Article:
Longitudinal course of substance treatment benefits in older male veteran at-risk drinkers

Faika Zanjani, Shahrzad Mavandadi, Tom TenHave, Ira Katz, Nalla B. Durai, Dean Krahn, Maria Llorente, Jo Ann Kirchner, Edwin Olsen, William Van Stone, Susan Cooley, David W. Oslin

Research output: Contribution to journalArticlepeer-review

16 Scopus citations


Background. This investigation aims to determine the 12-month drinking trajectory of older at-risk drinkers in treatment. Furthermore, the drinking trajectory between at-risk drinkers who had met the threshold suggestive of alcohol dependence (problem at-risk drinkers) and those who did not meet this threshold (nonproblematic at-risk drinkers) were compared. Methods. This investigation is a component of the PRISM-E (Primary Care Research in Substance Abuse and Mental Health for the Elderly) Study, a multisite randomized trial comparing service use, outcomes, and cost between Integrated (IC) versus Enhanced Specialty Referral (ESR) care models for older (65+ years) adults with depression, anxiety, and/or at-risk alcohol consumption. This investigation focuses only on at-risk drinkers, generally defined as exceeding recommended drinking limits, which in the case of older adults has been classified as consuming more than one drink per day. Two hundred fifty-eight randomized older at-risk drinkers were examined, of whom 56% were problem drinkers identified through the Short Michigan Alcohol Screening Test-Geriatric version. Results. Over time, all at-risk drinkers showed a significant reduction in drinking. Problem drinkers showed reductions in average weekly consumption and number of occurrences of binge drinking at 3, 6, and 12 months, whereas nonproblematic drinkers showed significant reductions in average weekly consumption at 3, 6, and 12 months and number of occurrences of binge drinking at only 6 months. IC treatment assignment led to higher engagement in treatment, which led to better binge drinking outcomes for problem drinkers. Despite significant reductions in drinking, approximately 29% of participants displayed at-risk drinking at the end of the study. Conclusions. Results suggest that older at-risk drinkers, both problem and nonproblematic, show a considerable decrease in drinking, with slightly greater improvement evidenced in problem drinkers and higher engagement in treatment seen in those assigned to IC.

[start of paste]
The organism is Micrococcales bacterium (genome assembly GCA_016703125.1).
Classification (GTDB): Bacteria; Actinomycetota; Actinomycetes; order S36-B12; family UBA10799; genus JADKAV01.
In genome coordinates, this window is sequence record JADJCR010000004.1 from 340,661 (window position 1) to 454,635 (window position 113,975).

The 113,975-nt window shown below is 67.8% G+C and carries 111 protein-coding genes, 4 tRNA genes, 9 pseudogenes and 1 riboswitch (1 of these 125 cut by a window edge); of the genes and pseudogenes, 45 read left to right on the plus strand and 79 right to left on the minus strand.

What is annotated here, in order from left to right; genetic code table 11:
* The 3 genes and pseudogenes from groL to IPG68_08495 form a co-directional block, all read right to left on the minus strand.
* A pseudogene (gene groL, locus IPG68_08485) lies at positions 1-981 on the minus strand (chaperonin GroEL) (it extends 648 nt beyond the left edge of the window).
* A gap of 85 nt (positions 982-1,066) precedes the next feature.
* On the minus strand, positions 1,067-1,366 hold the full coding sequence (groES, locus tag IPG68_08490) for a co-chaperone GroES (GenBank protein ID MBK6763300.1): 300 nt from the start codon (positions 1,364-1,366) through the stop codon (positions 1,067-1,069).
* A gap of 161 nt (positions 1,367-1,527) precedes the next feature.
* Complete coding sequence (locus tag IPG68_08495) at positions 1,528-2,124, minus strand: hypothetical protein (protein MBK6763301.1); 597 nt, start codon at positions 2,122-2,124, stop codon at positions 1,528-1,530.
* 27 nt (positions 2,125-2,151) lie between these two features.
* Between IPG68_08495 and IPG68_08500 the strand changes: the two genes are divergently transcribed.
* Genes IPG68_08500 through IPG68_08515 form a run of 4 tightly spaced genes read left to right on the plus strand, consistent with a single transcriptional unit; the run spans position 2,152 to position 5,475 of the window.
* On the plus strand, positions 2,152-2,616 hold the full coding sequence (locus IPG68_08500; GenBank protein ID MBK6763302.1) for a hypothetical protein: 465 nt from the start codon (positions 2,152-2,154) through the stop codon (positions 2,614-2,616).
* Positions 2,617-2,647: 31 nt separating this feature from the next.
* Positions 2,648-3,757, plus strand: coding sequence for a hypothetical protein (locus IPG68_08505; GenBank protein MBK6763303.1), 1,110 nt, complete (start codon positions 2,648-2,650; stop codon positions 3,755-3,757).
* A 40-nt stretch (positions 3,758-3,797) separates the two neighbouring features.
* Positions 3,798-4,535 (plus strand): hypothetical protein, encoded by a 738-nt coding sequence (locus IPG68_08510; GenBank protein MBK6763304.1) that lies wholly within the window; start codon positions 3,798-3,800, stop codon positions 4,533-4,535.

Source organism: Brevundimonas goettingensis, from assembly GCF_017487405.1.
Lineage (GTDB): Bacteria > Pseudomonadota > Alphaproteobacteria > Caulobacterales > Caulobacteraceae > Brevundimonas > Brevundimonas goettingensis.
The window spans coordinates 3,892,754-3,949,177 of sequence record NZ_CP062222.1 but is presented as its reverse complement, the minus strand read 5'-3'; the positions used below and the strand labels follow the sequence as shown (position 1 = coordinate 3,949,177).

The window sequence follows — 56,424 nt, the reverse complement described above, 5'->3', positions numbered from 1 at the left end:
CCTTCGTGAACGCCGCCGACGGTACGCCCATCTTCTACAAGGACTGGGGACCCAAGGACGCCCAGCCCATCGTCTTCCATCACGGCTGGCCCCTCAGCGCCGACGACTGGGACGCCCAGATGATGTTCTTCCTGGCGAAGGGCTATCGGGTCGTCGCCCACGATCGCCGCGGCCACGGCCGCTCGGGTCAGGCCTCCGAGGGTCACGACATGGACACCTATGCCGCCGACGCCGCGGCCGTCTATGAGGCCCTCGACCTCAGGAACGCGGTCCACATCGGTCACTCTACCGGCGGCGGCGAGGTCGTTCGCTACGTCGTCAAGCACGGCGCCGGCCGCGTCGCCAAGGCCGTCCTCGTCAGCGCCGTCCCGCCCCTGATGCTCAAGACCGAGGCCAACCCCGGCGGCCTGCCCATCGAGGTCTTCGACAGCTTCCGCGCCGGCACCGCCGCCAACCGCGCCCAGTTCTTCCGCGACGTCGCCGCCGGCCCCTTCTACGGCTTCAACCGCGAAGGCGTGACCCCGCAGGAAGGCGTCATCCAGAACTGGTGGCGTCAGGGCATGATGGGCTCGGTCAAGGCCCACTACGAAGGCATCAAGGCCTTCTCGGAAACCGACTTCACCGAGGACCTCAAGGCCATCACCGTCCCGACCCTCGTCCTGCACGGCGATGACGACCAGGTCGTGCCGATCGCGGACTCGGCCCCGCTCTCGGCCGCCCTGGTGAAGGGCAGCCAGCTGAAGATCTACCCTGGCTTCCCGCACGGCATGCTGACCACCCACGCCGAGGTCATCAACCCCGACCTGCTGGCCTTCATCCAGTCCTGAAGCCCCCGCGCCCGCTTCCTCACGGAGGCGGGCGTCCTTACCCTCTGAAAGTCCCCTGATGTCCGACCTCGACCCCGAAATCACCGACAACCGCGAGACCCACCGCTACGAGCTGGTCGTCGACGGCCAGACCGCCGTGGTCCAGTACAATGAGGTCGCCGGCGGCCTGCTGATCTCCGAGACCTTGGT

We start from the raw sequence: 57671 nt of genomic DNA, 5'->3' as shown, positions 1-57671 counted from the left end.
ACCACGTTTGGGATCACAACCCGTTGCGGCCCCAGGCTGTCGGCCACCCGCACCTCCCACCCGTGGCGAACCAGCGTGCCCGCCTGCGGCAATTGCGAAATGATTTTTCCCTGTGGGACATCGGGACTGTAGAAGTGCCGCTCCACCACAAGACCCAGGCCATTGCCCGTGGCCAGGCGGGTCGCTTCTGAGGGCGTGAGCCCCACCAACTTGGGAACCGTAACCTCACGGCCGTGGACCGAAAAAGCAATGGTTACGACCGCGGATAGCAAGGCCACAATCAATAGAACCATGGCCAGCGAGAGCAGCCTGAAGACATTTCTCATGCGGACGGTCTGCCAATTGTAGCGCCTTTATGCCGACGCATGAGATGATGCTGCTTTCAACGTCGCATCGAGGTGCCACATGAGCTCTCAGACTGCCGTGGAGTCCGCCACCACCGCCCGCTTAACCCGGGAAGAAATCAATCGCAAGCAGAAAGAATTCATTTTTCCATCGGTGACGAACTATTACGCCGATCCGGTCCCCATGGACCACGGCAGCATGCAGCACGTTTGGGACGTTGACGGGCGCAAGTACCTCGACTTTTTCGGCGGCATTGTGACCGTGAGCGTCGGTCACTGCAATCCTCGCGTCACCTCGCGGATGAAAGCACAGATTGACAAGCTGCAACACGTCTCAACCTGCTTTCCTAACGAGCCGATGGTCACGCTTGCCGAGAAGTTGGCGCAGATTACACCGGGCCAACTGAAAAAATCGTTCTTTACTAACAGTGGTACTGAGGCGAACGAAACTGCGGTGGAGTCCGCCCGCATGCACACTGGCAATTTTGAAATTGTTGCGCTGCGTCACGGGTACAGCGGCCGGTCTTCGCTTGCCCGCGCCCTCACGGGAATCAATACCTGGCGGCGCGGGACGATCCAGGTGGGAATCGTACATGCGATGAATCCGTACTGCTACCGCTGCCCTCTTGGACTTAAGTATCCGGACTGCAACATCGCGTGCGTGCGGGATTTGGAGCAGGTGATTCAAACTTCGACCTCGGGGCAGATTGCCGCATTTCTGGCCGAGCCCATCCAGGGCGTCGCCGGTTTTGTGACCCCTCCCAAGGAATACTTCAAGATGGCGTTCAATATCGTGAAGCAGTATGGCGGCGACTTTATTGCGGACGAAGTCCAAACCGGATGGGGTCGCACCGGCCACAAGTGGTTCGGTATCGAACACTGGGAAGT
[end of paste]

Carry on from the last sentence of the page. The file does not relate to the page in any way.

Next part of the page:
Original languageEnglish (US)
Pages (from-to)98-106
Number of pages9
JournalJournals of Gerontology - Series A Biological Sciences and Medical Sciences
Issue number1
StatePublished - Jan 2008
Externally publishedYes


  • Alcohol
  • At-risk drinking
  • Problem drinkers

ASJC Scopus subject areas

  • Aging


Dive into the research topics of 'Longitudinal course of substance treatment benefits in older male veteran at-risk drinkers'. Together they form a unique fingerprint.

Cite this